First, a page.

Improvement of alfalfa forage quality by maceration at harvest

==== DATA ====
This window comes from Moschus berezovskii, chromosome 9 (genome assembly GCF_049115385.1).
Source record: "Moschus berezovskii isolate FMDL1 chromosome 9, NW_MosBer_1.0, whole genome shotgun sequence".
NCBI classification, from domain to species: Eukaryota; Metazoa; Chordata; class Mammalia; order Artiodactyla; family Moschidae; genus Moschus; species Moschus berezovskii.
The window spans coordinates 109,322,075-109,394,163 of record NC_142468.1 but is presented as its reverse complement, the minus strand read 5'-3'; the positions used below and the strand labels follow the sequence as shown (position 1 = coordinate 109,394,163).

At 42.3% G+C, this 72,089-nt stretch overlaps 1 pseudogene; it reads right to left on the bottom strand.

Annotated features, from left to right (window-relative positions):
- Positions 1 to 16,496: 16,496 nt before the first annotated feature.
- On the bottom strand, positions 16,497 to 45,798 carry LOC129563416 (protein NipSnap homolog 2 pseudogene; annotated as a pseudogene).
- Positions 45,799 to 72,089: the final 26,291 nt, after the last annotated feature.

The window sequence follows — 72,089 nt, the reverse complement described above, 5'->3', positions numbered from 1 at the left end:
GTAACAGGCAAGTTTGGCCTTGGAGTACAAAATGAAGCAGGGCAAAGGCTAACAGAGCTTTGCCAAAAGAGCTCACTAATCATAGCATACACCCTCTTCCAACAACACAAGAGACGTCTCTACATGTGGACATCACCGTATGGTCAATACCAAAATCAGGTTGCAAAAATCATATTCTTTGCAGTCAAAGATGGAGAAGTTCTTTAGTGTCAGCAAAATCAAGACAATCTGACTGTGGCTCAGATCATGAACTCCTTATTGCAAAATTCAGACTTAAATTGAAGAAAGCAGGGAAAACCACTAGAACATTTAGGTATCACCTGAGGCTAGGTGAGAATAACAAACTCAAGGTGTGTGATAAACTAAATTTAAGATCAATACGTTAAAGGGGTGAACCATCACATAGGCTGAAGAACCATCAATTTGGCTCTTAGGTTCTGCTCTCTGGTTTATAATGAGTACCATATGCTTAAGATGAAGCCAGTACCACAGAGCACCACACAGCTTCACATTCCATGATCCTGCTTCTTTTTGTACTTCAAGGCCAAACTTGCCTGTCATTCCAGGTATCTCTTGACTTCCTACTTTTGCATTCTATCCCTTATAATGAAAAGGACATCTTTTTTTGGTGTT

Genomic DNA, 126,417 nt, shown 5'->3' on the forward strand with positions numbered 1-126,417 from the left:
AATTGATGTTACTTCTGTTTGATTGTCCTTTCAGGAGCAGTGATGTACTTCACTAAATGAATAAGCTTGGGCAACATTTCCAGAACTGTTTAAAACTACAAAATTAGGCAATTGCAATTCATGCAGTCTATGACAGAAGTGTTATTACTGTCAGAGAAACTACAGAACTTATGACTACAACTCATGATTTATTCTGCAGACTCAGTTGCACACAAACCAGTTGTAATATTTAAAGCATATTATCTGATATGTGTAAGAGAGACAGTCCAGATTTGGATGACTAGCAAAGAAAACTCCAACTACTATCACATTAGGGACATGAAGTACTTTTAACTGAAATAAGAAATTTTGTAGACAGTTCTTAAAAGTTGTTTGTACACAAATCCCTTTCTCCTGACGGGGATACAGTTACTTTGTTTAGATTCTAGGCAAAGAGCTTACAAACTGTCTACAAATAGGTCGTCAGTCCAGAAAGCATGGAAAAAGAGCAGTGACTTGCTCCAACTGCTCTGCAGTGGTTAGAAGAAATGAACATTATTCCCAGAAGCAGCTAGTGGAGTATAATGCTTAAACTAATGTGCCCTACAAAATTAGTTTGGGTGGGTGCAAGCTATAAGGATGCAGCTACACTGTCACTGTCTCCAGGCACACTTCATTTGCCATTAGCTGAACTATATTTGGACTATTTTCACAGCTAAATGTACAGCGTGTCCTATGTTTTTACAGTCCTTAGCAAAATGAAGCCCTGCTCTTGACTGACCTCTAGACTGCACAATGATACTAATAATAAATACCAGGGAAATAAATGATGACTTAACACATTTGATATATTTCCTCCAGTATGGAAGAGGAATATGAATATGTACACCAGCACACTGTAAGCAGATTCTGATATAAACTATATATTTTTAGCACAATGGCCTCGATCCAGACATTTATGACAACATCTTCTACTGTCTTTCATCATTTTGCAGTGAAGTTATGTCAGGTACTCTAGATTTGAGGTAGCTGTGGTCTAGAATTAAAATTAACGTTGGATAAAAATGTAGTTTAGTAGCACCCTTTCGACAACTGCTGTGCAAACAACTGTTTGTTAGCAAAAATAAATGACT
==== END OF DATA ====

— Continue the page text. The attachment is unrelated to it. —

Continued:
A series of trials were conducted to evaluate benefits of alfalfa maceration at the time of cutting on wilting, storage and feed characteristics under prairie conditions. Early bloom alfalfa was harvested with either a conventional roller-co ditioner (CONV) or a macerator with four degrees of maceration (LIGHT, LIGHT+, SEVERE and SEVERE+). Maceration of alfalfa from LIGHT+ to SEVERE reached an 80% DM during wilting in 9-11 h, relative to CONV, which reached the same DM content in 54 h. Exposure to 2 cm precipitation shortly after cutting and maceration resulted in 24.2 to 26.8 h shorter wilting time relative to conventionally-conditioned alfalfa. Lactic acid bacteria population of alfalfa tended to be higher with maceration at 0-1 h post-cutting (P = 0.10). Alfalfa harvested with a macerator had a lower (P < 0.05) CP content at the time of baling. Macerated alfalfa conserved as silage had more colony forming units (cfu, P < 0.05) of lactic acid-producing bacteria at the initial day of ensiling. At day 80 of storage, macerated alfalfa conserved s hay had a higher content of soluble carbohydrates (P < 0.05) and a tendency toward a lower glucosamine content (P = 0.07) compared to alfalfa harvested with a conventional mower-conditioner. The benefits of maceration in this study appeared to be related to the shortening of wilting time and increasing the quality of conserved alfalfa as silage or hay compared to conventionally conditioned alfalfa. Decreased in CP at post-harvest was not followed with a significant increase in fibre content. Dry matter intake for steers fed SEVERE hay tended (P = 0.08) to be lower and ADF and NDF digestibilities were 22.0 and 16.7% lower (P < 0.05) compared to CONV hay. Dry matter and CP digestibilities were 8.1 and 32.4% higher, respectively, (P < 0.05) for steers fed the SEVERE hay compared to those fed CONV hay. Beef calves consumed 13% more DM of silage made from the macerated alfalfa compared to those fed CONV silage or hay and achieved 22.7% greater average daily gain (ADG) at the initial 21 day growing trial (P < 0.05) but overall ADG was unaffected by treatment. Holstein cows were used in an early lactation trial and fed silage-based TMR's which contained either CONV or SEVERE alfalfa with similar level of concentrate, 58 and 59%, DM basis, respectively. Daily DMI, milk yield and milk composition were not affected by alfalfa harvest treatment. Cows fed the TMR containing macerated alfalfa had a greater (P < 0.05) ADG and tended to achieve a better body condition score (BCS) at the end of 14 week lactation trial.